```Unfortunately, Canadianhelper's comment that "...In order to concentrate the most light with the smallest object you need curvature...", is incorrect. Converging (i.e., convex or magnifying) lenses act to focus parallel rays of light that are intercepted by their area onto a point (or line, in the case of cylindrical lenses) lying in the focal plane of the lens. See http://hypertextbook.com/physics/waves/lenses/ for a good explanation. To increase the amount of energy focused at the focal point, one needs to increase the amount of sunlight intercepted by the lens. Obviously, the easiest way to do this is to increase the size (aperture) of the lens. The "light gathering" power of a lens is directly related to the area of the lens. This is why larger telescopes can "see" fainter objects. Increasing the curvature of the lens changes the "focal length" of the lens (the distance between the focal plane and the center of the lens); it does *not* increase the amount of energy focused at the focal point. Higher curvature will decrease the focal length, bringing the "hotspot" closer to the lens. Generally, this is not want you want for your application. Instead, you would probably prefer to have the "hotspot" located some conveniently large distance from the lens itself because this makes it easier to protect the lens, as well as to manipulate the object being heated. There are about 1000 watts/(square meter) of sunlight at high noon on a clear day at the surface of the Earth. This is roughly the same power as a heating element on an electric stove. A circular lens with a diameter of 7 cm (about 2.75 inches) has an area of about 38.5 cm^2, or 0.00385 m^2. Assuming a solar insolation of 1000W/m^2, this lens would concentrate 0.00345*1000 = 3.45 Watts onto the focal point. A lens with 10 times that diameter has an area 100 times larger, and would intercept and concentrate 100 times more energy (345 Watts) onto the focal point. Of course, real lenses don't actually focus onto a true "point"; optical abberations and diffraction place lower limits on the size of the "hotspot". In addition, sunlight is made up of all colors of light. All real lenses suffer some degree of chromatic abberation (resulting from the fact that different colors/wavelengths of light are refracted different amounts by the lens), so that different colors are focused onto slightly different focal planes. You may find the following links of interest: http://sci-toys.com/scitoys/scitoys/light/marshmallows/solar_roaster.html http://answers.google.com/answers/threadview?id=525247```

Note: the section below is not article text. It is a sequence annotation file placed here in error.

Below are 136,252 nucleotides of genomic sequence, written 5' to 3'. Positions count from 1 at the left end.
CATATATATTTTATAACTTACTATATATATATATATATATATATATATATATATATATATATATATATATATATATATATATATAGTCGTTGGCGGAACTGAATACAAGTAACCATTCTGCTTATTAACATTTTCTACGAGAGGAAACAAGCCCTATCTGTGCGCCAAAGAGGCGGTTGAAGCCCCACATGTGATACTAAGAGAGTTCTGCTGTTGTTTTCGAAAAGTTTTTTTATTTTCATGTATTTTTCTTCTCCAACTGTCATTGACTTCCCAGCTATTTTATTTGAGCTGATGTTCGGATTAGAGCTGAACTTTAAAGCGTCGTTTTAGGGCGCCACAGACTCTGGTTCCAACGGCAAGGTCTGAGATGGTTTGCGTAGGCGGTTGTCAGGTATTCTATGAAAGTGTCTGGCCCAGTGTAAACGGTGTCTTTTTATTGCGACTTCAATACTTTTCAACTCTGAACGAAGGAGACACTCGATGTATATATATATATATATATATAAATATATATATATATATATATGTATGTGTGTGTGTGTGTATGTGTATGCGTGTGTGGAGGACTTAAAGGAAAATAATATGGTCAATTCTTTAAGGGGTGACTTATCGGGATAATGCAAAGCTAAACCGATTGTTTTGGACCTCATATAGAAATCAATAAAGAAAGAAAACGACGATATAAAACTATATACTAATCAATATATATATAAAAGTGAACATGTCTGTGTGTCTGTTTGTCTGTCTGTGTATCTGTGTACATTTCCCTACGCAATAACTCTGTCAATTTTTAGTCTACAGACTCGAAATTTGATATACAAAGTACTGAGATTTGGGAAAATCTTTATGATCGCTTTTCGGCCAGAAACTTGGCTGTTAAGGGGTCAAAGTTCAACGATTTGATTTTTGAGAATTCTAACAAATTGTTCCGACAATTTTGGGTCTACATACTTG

Subject: Re: Magniyfing glass From: canadianhelper-ga on 18 Nov 2005 17:45 PST